Image Credit: WWU – Simon Jöcker
I want to know more
Image Credit: WWU – Simon Jöcker

More about our project

Due to anthropogenic impacts, more species are threatened with extinction than ever before. In order to make society aware of this emergency, the participation of all citizens is required. With a self-developed feeding station for birds, consisting of various sensors such as camera, scale and microphone, but also environmental sensors (e.g. thermometer), birds are counted automatically and the corresponding species is identified. In a part of the more than 13 million German private gardens, whose area roughly corresponds to that of all German nature reserves, citizens set up our station. All members of the family become researchers and investigate biodiversity right on their doorstep. In addition to setting up the smart open source station in their own garden, citizens can evaluate, validate and compare the data collected in real time on an open data platform. In this way, citizens in the project not only not only inquired, but also participated in the research.

Biodiversity monitoring at feeding stations.

With the feeding station you can explore the biodiversity in your own garden. The feeding station counts and determines the type of visiting birds and records environmental data.

Analysis of the collected data

At this link you will find a website where all collected data and pictures of the station can be found.


During the worskhops we organize, the citizens build up the stations and evaluate the collected data.

DIY Manual

On GitHub you can find a manual to build one of the stations on your own.

Workshop 1

Our first workshop took place at the end of April 2022, during which we assembled and set up 21 stations together with a diverse group of citizens.
We started with a welcome in the Geo 1 lecture hall, including a introduction lecture with all participants and recommendations for the construction of the stations from Dr. Jens Wöllecke as a representative of the NABU Naturschutzstation-Münsterland. Afterwards, everyone enthusiastically started assembling the stations. First, all wooden parts had to be screwed together with the help of instructions, after which the technology was attached. This all included tacking on roofing felt for weather protection, focusing the camera, calibrating the balance and setting up the home WiFi so that the station could be connected directly at home.
During a well-deserved lunch break, all participants were able to fortify themselves with soup. After lunch, the participants continued to set up the technology at four parallel workstations. After a short waiting period and the solving of a few minor problems, everyone was able to successfully assemble, set up and test their own station. Most of the stations are now running in the gardens or balconies at home.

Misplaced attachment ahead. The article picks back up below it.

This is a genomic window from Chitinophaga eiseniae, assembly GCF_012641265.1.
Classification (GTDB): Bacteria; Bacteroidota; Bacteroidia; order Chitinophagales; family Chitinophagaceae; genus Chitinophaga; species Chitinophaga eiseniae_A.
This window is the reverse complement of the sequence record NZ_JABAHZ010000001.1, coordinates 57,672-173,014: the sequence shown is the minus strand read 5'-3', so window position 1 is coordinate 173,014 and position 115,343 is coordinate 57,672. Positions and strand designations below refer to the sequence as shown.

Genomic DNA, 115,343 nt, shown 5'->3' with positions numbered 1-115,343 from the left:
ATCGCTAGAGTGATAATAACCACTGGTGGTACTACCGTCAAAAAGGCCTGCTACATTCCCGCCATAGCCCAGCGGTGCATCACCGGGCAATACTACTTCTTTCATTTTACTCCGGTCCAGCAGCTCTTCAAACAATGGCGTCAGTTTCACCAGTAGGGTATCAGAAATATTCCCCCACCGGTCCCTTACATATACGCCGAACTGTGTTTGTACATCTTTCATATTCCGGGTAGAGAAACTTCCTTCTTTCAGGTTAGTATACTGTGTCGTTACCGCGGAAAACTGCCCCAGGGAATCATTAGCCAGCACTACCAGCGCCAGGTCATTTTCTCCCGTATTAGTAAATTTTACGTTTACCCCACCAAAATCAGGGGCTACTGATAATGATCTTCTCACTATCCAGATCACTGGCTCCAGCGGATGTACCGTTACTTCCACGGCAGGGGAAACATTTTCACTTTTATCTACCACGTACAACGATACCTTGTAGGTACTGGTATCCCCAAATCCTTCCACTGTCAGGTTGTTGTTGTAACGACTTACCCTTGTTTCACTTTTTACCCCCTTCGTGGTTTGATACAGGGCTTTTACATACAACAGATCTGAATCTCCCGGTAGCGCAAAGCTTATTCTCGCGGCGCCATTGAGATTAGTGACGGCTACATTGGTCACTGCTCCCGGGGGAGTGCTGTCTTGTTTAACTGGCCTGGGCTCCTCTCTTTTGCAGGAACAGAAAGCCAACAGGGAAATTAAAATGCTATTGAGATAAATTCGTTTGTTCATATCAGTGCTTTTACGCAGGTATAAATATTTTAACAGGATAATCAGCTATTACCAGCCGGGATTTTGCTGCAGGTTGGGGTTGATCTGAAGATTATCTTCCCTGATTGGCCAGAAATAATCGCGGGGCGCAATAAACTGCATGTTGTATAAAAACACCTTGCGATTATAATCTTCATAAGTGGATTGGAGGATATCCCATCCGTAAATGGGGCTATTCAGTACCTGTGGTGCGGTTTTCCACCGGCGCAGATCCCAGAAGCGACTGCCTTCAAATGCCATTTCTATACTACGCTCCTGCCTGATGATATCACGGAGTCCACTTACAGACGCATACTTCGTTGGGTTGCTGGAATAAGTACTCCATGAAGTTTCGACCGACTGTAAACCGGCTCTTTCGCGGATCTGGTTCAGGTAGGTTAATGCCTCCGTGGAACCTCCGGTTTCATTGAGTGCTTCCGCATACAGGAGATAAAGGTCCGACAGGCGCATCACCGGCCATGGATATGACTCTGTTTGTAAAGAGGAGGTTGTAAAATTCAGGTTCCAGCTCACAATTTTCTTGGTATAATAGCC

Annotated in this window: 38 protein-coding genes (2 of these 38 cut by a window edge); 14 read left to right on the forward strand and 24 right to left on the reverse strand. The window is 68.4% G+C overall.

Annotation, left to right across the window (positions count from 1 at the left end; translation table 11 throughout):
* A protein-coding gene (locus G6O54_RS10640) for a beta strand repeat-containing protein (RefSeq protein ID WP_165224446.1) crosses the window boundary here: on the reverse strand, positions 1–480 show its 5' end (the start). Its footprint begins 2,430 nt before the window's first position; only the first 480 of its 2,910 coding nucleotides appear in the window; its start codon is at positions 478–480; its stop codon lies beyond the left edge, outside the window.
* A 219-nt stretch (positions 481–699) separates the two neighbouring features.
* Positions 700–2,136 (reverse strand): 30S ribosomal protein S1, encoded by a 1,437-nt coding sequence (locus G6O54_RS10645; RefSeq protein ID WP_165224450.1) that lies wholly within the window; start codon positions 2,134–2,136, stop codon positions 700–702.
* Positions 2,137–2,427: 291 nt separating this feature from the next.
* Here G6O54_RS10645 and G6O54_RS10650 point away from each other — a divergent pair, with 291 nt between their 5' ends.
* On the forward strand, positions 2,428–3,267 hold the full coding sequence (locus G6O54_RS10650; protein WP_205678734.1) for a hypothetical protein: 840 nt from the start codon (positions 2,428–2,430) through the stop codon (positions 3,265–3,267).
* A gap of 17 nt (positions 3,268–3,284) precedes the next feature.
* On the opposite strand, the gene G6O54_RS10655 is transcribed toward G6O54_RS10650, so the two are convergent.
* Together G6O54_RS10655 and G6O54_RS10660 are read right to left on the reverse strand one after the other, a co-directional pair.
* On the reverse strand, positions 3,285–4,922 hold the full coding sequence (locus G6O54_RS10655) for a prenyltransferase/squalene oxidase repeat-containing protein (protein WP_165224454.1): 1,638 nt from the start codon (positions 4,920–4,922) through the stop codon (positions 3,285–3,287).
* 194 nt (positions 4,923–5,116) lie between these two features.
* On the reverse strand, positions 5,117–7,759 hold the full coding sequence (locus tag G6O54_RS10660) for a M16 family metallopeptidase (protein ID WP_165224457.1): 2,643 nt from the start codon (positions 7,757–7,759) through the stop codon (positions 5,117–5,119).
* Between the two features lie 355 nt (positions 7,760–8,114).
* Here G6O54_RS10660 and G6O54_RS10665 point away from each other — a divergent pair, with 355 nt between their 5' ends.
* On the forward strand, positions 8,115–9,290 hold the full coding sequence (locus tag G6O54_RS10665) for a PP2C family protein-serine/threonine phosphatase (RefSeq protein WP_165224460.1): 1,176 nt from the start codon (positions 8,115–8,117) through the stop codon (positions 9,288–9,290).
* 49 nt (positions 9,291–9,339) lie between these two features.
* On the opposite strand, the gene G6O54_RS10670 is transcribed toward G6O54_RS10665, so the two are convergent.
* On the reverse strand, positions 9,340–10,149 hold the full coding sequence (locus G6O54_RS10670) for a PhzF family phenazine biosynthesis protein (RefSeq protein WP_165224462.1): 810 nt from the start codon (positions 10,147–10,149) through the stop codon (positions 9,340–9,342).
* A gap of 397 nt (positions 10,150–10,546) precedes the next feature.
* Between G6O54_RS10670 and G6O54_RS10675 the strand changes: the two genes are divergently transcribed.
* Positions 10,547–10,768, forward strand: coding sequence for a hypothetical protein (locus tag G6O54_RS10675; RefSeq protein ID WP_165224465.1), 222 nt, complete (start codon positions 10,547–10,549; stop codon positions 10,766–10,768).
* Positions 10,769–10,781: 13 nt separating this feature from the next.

Have fun browsing through the videos of the birds and all other recorded data of the stations:

Workshop 2

After 185 measuring days, we again invited the citizens with stations to a workshop to exchange experiences with the smart feeding station. We met with about 15 people in the GEO1 building of the University of Münster. We started with a short report about the current project status. In total, more than 94,000 birds have already been recorded and more than 1,200,000 environmental measurements have been carried out. We were surprised that 719 birds visited a station on a single day. This meant that the station had to be regularly refilled with new food. After our report, the citizen-scientists presented what changes they had made to the station. We were very impressed by all the improvements: Different mounting options, improvement of the feed bar and output, empty food alerts, secure mounting of the sensors and data storage in case of internet failure. Afterwards there was a discussion, where further experiences were exchanged and possibilities for improvement were discussed. After the intensive exchange of ideas, the participants went straight on to implement some of the possible improvements in small groups. Defective sensors were replaced, the sensors were winterized, and or Plexiglas windows were installed to control the feed level. In the meantime there was a lunch break with a strengthening soup. At the end of the workshop, everyone met again for a final round in which the progress was presented and wishes and goals for the future were discussed. One of the wishes was to continue the lively discussion in an online forum. We have therefore set up a Discord server for you: Feel free to fly by and don't be afraid to join in!

Development of a smart camera that can count birds and determine their species.

Research project as EU experts in the field of species recognition with AI. Publication of the report: Evaluating Image-based Species Recognition Models suitable for Citizen Science Application to Support European Invasive Alien Species Policy

Funding "Student research project" for the development of a smart multi-sensors feeding station

Winning the Citizen Science Competition of the WWU Foundation

Development of the smart feeding station and carrying out the Citizen Sicence project "How diverse is my garden?"


For any questions or comments you can contact us via the following e-mail:

or you write directly to one of the team members

Tom Niers

Jan Stenkamp

Nick Jakuschona